Nashville police arrested a New Zealand legal rights advocate on Tuesday after allegedly finding him drunkenly running after a tow truck, screaming “I love that car!”
The car wasn't his.
Vincent Siemer, 56, is the man behind several controversial websites that seek to expose “corruption” of the judicial system in New Zealand. He was sentenced to six weeks in jail last year after publishing a “suppressed” court judgment on his website, according to The Dominion Post  in Wellington, New Zealand.
As recently as May, Siemer was ordered back to jail in New Zealand after an appeal was denied.
But on Tuesday night, Siemer was arrested by Metro police officers while running after a tow truck, loudly professing his affection for a car that he apparently had no connection to, according to a police affidavit. The truck had to stop in order to prevent Siemer from hurting himself.
Police charged him with public intoxication and disorderly conduct. Those charges were retired because Siemer was heading out of the country in a week, according to the Davidson County District Attorney’s Office. If Siemer doesn’t leave the country and is charged with another crime, his charges could be reactivated.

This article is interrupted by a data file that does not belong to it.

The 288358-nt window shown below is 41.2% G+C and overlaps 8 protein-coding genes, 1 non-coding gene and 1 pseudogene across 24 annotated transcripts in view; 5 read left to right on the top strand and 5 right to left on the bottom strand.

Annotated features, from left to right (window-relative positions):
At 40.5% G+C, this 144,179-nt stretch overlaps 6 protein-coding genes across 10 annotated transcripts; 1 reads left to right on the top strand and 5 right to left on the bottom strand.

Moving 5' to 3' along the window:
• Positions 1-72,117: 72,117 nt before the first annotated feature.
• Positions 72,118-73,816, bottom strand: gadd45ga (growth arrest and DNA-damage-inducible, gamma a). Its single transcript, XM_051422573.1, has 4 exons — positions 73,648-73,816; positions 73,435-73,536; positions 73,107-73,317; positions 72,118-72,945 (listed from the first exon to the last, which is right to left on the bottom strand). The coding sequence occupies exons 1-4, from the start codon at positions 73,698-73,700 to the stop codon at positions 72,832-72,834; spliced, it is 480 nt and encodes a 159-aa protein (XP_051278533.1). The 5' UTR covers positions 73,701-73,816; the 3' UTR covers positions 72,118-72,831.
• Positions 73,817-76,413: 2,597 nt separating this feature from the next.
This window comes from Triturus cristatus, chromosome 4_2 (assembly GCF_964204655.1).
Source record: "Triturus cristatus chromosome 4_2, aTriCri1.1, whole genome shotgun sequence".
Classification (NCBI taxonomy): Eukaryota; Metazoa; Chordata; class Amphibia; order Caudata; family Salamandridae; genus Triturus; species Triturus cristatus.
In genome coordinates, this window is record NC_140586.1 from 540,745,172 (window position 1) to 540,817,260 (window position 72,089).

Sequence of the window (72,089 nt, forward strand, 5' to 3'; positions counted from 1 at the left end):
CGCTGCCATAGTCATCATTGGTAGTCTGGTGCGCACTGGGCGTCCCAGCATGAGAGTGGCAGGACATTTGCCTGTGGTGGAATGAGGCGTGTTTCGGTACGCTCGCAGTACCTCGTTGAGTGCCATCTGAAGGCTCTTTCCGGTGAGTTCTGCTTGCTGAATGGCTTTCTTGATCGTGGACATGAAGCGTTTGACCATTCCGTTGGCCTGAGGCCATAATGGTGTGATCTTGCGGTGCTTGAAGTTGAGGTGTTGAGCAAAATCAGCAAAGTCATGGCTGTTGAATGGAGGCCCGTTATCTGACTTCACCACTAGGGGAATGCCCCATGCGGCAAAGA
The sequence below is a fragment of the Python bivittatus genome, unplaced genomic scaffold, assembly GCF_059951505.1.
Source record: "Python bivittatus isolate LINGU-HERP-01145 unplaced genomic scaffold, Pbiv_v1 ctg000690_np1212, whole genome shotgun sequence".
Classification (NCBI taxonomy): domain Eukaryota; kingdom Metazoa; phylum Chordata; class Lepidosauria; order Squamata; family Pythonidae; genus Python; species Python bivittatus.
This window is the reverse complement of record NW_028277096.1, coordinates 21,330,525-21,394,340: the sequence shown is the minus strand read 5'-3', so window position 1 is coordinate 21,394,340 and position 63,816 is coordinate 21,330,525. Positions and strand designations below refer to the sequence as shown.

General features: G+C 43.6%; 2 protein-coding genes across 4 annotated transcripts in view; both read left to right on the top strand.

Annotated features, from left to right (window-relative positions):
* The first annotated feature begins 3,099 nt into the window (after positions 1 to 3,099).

Siemer, whom The Dominion Post called a “bankrupt businessman,” was found guilty in the largest defamation case in British Commonwealth history in 2011. He attacked Michael Stiassny, a company chairman, on the Internet — and Stiassny and his company were awarded more than $700,000 U.S. dollars in defamation damages.
On his website, Siemer claims Stiassny obtained the verdict through “fraud and perjury.”
Siemer didn’t return a request for comment as of Thursday morning. It is unclear why Siemer was in Nashville. The mailing address on his bonding information was listed as Springfield, Mo.